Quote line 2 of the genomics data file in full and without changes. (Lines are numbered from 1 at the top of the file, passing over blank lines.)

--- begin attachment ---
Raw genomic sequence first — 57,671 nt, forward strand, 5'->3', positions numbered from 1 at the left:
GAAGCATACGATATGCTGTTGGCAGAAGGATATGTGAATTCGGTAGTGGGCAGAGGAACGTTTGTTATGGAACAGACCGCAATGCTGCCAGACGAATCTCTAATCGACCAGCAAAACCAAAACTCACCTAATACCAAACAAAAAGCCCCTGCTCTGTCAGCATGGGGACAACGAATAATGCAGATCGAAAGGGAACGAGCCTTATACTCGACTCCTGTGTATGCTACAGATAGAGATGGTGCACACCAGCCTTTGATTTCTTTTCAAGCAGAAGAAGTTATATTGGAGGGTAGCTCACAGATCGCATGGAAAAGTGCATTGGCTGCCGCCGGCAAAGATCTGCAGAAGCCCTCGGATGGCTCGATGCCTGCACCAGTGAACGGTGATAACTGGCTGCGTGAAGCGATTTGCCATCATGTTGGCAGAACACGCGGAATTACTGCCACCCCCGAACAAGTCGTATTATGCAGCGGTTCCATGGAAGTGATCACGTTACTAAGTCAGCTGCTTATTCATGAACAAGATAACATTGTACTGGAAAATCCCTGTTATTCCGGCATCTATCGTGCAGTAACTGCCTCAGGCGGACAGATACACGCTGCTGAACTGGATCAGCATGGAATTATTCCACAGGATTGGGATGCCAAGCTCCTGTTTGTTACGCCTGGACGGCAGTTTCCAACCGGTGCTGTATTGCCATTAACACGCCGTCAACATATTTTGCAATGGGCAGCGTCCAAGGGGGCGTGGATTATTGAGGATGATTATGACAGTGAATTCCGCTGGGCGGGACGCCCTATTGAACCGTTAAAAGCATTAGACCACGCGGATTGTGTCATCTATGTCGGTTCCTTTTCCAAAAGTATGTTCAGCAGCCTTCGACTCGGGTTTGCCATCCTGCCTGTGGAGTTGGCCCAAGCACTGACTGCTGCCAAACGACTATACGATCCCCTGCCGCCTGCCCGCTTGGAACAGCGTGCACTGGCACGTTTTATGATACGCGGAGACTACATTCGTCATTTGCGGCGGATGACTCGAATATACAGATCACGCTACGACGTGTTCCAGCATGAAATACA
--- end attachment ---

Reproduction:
GAAGCATACGATATGCTGTTGGCAGAAGGATATGTGAATTCGGTAGTGGGCAGAGGAACGTTTGTTATGGAACAGACCGCAATGCTGCCAGACGAATCTCTAATCGACCAGCAAAACCAAAACTCACCTAATACCAAACAAAAAGCCCCTGCTCTGTCAGCATGGGGACAACGAATAATGCAGATCGAAAGGGAACGAGCCTTATACTCGACTCCTGTGTATGCTACAGATAGAGATGGTGCACACCAGCCTTTGATTTCTTTTCAAGCAGAAGAAGTTATATTGGAGGGTAGCTCACAGATCGCATGGAAAAGTGCATTGGCTGCCGCCGGCAAAGATCTGCAGAAGCCCTCGGATGGCTCGATGCCTGCACCAGTGAACGGTGATAACTGGCTGCGTGAAGCGATTTGCCATCATGTTGGCAGAACACGCGGAATTACTGCCACCCCCGAACAAGTCGTATTATGCAGCGGTTCCATGGAAGTGATCACGTTACTAAGTCAGCTGCTTATTCATGAACAAGATAACATTGTACTGGAAAATCCCTGTTATTCCGGCATCTATCGTGCAGTAACTGCCTCAGGCGGACAGATACACGCTGCTGAACTGGATCAGCATGGAATTATTCCACAGGATTGGGATGCCAAGCTCCTGTTTGTTACGCCTGGACGGCAGTTTCCAACCGGTGCTGTATTGCCATTAACACGCCGTCAACATATTTTGCAATGGGCAGCGTCCAAGGGGGCGTGGATTATTGAGGATGATTATGACAGTGAATTCCGCTGGGCGGGACGCCCTATTGAACCGTTAAAAGCATTAGACCACGCGGATTGTGTCATCTATGTCGGTTCCTTTTCCAAAAGTATGTTCAGCAGCCTTCGACTCGGGTTTGCCATCCTGCCTGTGGAGTTGGCCCAAGCACTGACTGCTGCCAAACGACTATACGATCCCCTGCCGCCTGCCCGCTTGGAACAGCGTGCACTGGCACGTTTTATGATACGCGGAGACTACATTCGTCATTTGCGGCGGATGACTCGAATATACAGATCACGCTACGACGTGTTCCAGCATGAAATACA